(3) Any consumer requesting a waiver of fees or costs may establish his or her eligibility by making a declaration under oath on a form provided to the consumer by the arbitration organization for signature stating his or her monthly income and the number of persons living in his or her household. No arbitration organization may require a consumer to provide any further statement or evidence of indigence.
(4) Any information obtained by an arbitration organization regarding a consumer's identity, financial condition, income, wealth, or fee waiver request shall be kept confidential and may not be disclosed to any adverse party or any nonparty to the arbitration, except an arbitration organization may not keep confidential the number of waiver requests received or granted, or the total amount of fees waived.
c. Nothing in this section shall affect the ability of an arbitration organization to shift fees that would otherwise be charged or assessed upon a consumer party to another party.
4. a. Any arbitration organization that administers or otherwise is involved in more than 50 consumer arbitrations per year shall collect, publish at least quarterly, and make available to the public, all of the following information regarding each consumer arbitration within the preceding five years:
(1) The name of any corporation or other business entity that is party to the arbitration;
(2) The type of dispute involved, including, but not limited to, goods, banking, insurance, health care, or employment. In the case of arbitration involving employment, the amount of the employees’ annual wage divided into the following ranges:
(a) less than $100,000;
(b) $100,000 to $250,000, inclusive; and
(c) more than $250,000;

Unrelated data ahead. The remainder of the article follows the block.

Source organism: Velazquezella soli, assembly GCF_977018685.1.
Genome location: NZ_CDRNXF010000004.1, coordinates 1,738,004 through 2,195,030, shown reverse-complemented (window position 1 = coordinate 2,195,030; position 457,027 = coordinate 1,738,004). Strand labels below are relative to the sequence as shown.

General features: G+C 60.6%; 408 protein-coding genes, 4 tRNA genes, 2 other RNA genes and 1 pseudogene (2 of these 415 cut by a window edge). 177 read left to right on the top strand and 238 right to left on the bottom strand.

(3) Whether the consumer was the prevailing party;
(4) The number of occasions, if any, a business entity which is a party to an arbitration, has previously been a party in an arbitration or mediation administered by the arbitration organization;
(5) Whether the consumer was represented by an attorney;
(6) The date the arbitration organization received the demand for arbitration, the date the arbitrator was appointed, and the date of disposition by the arbitrator or arbitration organization;
(7) The type of disposition of the dispute, if known, including withdrawal, abandonment, settlement, award after hearing, award without hearing, default, or dismissal without hearing;
(8) The amount of the claim, the amount of the award, and any other relief granted, if any; and
(9) The name of the arbitrator, his or her total fee for the case, and the percentage of the arbitrator's fee allocated to each party.
b. If the information required by subsection a. of this section is provided by the arbitration organization in a computer-searchable format through the company's Internet Websight and may be downloaded without any fee, the company may charge the actual cost of copying to any person who requests the information on paper. If the information required by subsection a. of this section is not accessible through the Internet, the company shall provide that information without charge to any person who requests the information on paper.